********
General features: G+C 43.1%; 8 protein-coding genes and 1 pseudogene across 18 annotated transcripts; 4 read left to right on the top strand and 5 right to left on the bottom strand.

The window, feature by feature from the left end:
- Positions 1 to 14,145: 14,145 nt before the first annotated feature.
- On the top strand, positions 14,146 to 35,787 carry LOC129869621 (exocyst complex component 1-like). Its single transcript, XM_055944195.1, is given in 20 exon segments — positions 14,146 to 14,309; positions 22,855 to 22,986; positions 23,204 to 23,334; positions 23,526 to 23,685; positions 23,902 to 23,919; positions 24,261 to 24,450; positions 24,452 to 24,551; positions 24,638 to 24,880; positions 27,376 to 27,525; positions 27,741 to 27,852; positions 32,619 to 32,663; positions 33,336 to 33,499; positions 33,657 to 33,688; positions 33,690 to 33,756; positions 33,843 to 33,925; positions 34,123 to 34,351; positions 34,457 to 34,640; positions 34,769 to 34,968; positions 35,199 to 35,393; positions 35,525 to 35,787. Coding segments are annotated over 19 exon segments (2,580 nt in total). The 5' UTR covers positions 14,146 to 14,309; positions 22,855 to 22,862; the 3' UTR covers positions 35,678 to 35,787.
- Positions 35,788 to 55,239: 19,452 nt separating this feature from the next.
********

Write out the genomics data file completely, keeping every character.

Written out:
General features: G+C 43.1%; 8 protein-coding genes and 1 pseudogene across 18 annotated transcripts; 4 read left to right on the top strand and 5 right to left on the bottom strand.

The window, feature by feature from the left end:
- Positions 1 to 14,145: 14,145 nt before the first annotated feature.
- On the top strand, positions 14,146 to 35,787 carry LOC129869621 (exocyst complex component 1-like). Its single transcript, XM_055944195.1, is given in 20 exon segments — positions 14,146 to 14,309; positions 22,855 to 22,986; positions 23,204 to 23,334; positions 23,526 to 23,685; positions 23,902 to 23,919; positions 24,261 to 24,450; positions 24,452 to 24,551; positions 24,638 to 24,880; positions 27,376 to 27,525; positions 27,741 to 27,852; positions 32,619 to 32,663; positions 33,336 to 33,499; positions 33,657 to 33,688; positions 33,690 to 33,756; positions 33,843 to 33,925; positions 34,123 to 34,351; positions 34,457 to 34,640; positions 34,769 to 34,968; positions 35,199 to 35,393; positions 35,525 to 35,787. Coding segments are annotated over 19 exon segments (2,580 nt in total). The 5' UTR covers positions 14,146 to 14,309; positions 22,855 to 22,862; the 3' UTR covers positions 35,678 to 35,787.
- Positions 35,788 to 55,239: 19,452 nt separating this feature from the next.